On the border between Otsu and Uji, there is as quaint temple, Shoho-ji[正法寺], better known as Iwama-dera [岩間寺]. While one of the more difficult to reach temples of the Saigoku Kannon Pilgrimage, it houses a very unusual statue of Kannon Bosatsu that according to rumor, constantly sweats.
Getting to Iwama-dera Temple
The closest station to Iwama-dera is Ishiyama station off JR Tokaido or Keihan Ishiyamazaka lines. JR is the more convenient of the two, as it is much faster, taking only 20 minutes from Kyoto, and 45 minutes from Osaka via the Special Rapid Service.
From Ishiyama Station there is a free shuttle bus to Iwama-dera, but this bus is available only 17th of every month. Also, be careful that the shuttle bus leaves a bit away from the station.
If you want to go to Iwama-dera on a day other than 17th of every month, take a bus 52, 53, 54, or 55 from Ishiyama Station and get off at the Chusenjo Bus Stop. From there, it’s a 45-minute to the temple.
*If you are wondering why the 17th of the month is so special, that is because the 17th is a commemoration day for Kannon Bosatsu at all temples where it is the main object of worship.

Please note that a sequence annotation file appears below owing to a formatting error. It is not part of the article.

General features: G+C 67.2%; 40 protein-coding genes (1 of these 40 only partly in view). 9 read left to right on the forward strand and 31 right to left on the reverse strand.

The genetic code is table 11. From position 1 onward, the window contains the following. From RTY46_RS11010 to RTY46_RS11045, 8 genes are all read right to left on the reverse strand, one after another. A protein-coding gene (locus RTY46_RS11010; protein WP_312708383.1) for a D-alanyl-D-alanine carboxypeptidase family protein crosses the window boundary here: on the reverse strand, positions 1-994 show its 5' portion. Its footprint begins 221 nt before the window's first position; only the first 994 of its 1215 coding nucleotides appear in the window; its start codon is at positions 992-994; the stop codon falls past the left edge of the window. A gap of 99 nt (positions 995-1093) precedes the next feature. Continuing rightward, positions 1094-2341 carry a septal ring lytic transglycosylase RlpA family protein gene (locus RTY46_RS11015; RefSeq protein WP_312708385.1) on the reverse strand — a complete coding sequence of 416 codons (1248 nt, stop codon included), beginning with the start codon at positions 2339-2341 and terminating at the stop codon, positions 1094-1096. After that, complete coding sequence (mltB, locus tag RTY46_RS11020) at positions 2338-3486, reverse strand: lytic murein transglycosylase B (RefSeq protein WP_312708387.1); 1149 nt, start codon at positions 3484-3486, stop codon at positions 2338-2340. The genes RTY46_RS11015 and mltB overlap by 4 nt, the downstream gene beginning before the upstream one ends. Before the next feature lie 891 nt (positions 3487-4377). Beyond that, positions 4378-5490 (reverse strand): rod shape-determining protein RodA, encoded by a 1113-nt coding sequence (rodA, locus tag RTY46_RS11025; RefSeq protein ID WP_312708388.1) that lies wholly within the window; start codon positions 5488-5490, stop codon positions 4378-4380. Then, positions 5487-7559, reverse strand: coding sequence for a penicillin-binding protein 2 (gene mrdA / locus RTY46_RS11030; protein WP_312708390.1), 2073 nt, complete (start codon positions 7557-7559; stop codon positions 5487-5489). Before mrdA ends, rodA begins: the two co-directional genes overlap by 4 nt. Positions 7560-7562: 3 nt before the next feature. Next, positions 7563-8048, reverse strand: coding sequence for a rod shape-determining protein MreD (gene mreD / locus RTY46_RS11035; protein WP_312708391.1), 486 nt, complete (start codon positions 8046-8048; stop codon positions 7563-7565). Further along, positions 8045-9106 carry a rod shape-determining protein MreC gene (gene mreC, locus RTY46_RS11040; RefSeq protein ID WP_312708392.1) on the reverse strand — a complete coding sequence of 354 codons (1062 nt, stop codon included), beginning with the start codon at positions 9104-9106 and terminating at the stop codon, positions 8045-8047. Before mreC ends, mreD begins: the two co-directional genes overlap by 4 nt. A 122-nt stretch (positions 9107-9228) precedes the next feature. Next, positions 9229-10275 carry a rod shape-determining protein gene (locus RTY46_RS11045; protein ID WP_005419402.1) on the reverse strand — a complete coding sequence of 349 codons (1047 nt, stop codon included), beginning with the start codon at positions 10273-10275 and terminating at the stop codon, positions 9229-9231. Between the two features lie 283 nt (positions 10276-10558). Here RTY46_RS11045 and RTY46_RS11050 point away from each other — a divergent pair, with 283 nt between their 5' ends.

Iwama-dera is on the top of the Mt. Iwama (493m). Because it is pretty far from the station, many people chose to take the free shuttle. Note that the bus can be crowded, so make sure to come enough early so that you can get a seat!
According to the temple’s records, the origin of Iwama-dera date back to 8th century when the prayers of the monk Taicho [泰澄] were credited for curing Empress Gensho’s of her illness. As a reward, Taicho received per mission to build Iwama-dera, which he completed in 722. Taicho later carved a statue Senju Kannon out of a katsura tree and enshrined it this temple.
The current hondo, main temple building, dates back to 1577. The Kannon statue enshrined here, carved by Taicho, is called Asekaki Kannon, or literally “sweating Kannon”. The belief as to why the statue sweats is that it leaves the temple every night to save people in the hell, and then comes back in the morning, soaking with sweat.
Very unfortunately, as is typical of most Buddhist temples, the honzon (main statue of worship) is not open for public viewing. This means that no one can see the Asekaki Kannon.
If you have time to walk around, make sure to go see the katsura tree growing behind of the temple. According to the temple, the tree is 500 years old, making it one of the oldest katsura trees in Japan.
|Address||82 Ishiyamauchi Hatacho, Otsu City, Shiga Prefecture 〒 520-0869|
|Hours of Operation||Mon-Sun: 8:00-17:00|
|Admission Fee||General Admission: 100 yen|
Coming next time, Kyoto’s Ancient Temple, Daigo-ji!
The adventure continues…